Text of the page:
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Blind Harry's Wallace

The Life and Heroick Actions of the Renoun'd Sir William Wallace,
General and Governour of Scotland
by William Hamilton of Gilbertfield

Book XII, Chapter III
How WALLACE killed the Lyon.

Read a synopsis of this chapter in modern American English.

The King of France by no Means does neglect,
To put on Wallace Marks of great Respect.
For many Battles had he fought and won,
And for the King, great Fates and Service done.
Had Guyen Land from South'ron Foes redeem'd,
And was a mighty Conqueror esteem'd.
Which gall'd the Courtiers, almost put them mad,
That he was in such Estimation had.
And 'cause he had the Two French Champions kill'd,
Were with Envy, great Spite, and Malice fill'd.
For plainly they discover'd now and saw,
It was the King protect'd him from the Law.

For which Two Squires hellishly do plot,
How to destroy the brave Heroick Scot.
Who near Relations were, as you must know,
Unto the late deceased Champions Two.
And in this Manner do they undertake,
The Wallace brave, a Sacrifice to make.
The King, a cruel Lyon had, which scarce
Could be govern'd, 'twas so exceeding fierce,
Which the Two Squires, knowing by and by,
Came to the King and forg'd a cursed Lie.

"This Scot," said they, "his Bragg and Boast doth make,
And plainly says that he will undertake
To fight your Lyon, if you'll freely give
Him your Allowance, Liberty, and Leave.
This he desired us of you to ask,
We're sure he'll have a most difficult Task."
To which with great Concern reply'd the King,
"I'm sorry he desires such a Thing,
Yet I will not deny what e'er may chance,
The Favour that he'll ask me while in France."
Gladly away they went to Wallace, where,
Like Rogues they counterfit the Story there.
"Wallace," said they, "the King Commands that you
Will fight his Lyon without more ado."

Wallace replys, "What ever is his will,
Unto my Pow'r most gladly I'll fulfill."
Then to the King did instantly repair.
A Lord at Court when he saw Wallace there,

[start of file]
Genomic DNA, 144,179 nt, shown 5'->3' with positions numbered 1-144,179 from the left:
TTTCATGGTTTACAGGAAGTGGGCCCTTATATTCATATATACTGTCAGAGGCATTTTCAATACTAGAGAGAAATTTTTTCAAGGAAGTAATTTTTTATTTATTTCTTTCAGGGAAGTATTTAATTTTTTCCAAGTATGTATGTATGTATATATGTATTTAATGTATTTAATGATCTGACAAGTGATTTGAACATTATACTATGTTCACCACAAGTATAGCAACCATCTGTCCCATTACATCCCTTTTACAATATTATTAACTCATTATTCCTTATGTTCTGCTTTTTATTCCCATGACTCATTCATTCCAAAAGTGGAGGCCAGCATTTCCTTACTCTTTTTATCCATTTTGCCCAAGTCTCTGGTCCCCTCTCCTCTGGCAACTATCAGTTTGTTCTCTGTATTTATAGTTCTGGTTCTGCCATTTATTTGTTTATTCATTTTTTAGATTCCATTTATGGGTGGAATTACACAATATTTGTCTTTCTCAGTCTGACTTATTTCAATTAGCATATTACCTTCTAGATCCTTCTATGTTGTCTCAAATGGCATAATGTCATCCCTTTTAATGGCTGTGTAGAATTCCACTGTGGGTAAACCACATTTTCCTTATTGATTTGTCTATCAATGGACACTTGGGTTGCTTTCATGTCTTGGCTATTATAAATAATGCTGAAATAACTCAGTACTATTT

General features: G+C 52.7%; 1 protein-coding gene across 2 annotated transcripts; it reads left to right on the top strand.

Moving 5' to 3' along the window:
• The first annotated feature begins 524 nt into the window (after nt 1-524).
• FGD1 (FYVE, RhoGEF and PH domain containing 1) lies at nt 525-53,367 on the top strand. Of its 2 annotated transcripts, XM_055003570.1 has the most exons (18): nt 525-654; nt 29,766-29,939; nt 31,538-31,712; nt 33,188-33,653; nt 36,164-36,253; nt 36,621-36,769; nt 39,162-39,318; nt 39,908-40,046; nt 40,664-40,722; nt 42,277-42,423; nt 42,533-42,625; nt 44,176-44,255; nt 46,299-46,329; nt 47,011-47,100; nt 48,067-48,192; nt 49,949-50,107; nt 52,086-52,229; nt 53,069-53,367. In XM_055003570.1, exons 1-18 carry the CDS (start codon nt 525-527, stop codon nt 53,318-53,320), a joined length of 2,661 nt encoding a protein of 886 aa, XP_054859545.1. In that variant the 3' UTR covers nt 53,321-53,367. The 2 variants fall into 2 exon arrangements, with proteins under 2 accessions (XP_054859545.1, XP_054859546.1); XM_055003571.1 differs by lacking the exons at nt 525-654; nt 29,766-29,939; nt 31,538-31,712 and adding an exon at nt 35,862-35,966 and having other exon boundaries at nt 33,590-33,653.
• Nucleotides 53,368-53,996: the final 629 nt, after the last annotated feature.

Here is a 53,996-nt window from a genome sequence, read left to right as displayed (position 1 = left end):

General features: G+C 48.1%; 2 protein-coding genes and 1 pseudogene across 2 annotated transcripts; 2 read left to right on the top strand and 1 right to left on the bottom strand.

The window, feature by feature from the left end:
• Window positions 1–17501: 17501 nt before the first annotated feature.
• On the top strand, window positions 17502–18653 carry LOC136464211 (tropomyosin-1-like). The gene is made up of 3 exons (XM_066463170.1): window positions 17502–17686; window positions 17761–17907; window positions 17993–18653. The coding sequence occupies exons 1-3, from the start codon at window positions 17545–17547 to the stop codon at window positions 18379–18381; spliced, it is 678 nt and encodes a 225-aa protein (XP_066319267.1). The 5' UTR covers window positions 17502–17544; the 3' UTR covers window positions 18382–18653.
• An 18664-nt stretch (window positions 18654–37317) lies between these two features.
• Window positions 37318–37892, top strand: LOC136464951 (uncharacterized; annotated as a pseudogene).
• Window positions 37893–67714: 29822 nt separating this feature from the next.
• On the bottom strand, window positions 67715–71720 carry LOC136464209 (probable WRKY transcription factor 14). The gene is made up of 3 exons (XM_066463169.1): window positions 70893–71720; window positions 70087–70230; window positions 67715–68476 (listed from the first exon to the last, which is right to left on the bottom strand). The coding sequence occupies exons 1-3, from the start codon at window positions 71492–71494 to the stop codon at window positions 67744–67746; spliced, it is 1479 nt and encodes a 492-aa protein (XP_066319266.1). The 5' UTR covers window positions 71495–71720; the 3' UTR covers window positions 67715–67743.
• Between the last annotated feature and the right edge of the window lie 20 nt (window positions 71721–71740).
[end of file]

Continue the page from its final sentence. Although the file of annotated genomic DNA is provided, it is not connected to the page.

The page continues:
Most foolishly, ask'd him if he durst fight
With the fierce Lyon, who reply'd on Sight.
"Yes, truely, if the King would have it so,
Or with your self, I fear none of the Two.
Let Cowards from Kings Courts be all debar'd,
I may be worsted, but shall ne'er be dar'd.
So long's my Nostrils any Breath remains,
Or Scottish Blood does circle in my Veins.
Like a true Scot I'll fight and scorn to fly,
For why, I know that Man is born to dye."

Then by the King, in short it granted was,
That Wallace might unto the Lyon pass.
Yet all this Time knew nothing of the Plot,
So deeply laid against the Noble Scot.
Nor in the Matter further did enquire,
Thinking it was good Wallace own Desire.
Mean Time of him, so Tender was the King,
He order'd Harness quickly there to bring.
"No," Wallace said, "I leave that to the Field,
Almighty God shall only be my Shield,
Since this is but a Beast and not a Man,
With what I have, I'll fight him as I can.
And will encounter single as I goe,
This strong, rapacious, cruel, savage Foe."

About one Hand he did his Mantle wrap,
And in the other did his broad Sword clap.
Then briskly without any further stay,
Came to the Place where the fierce Lyon lay.
Who ramping rose against him where he stood,
Dreadfully roar'd, expecting present Blood.
Then Wallace drew a Stroak from Neck to Heel,
With his good Sword made of the burnish'd Steel,
And gave the Lyon such a dreadful Blow,
As cut his Body cliverly in two.

Then to the King, he call'd aloud in Ire,
"Pray, Sir," said he, "is this your whole Desire?
Thus to expose me to the Rage and Will,
Of your fierce Lyon, have you more to kill?
Cause bring them forth, such Beasts since I must quell,
I will obey, so long's I with you dwell.
But now of France for ever I take leave,
Some greater Action I may soon achieve.
At Scemen, Sir, I thought the other Year,
You would have other Bus'ness for me here,
Than fight a cruel savage Beast, wherefore,
To Ancient Scotland I'll return once more."

Next page: Book XII, Chapter III (Continued)

The ballad, The Life and Heroick Actions of the Renoun'd Sir William Wallace, General and Governour of Scotland, by William Hamilton of Gilbertfield, 1722, is in the public domain.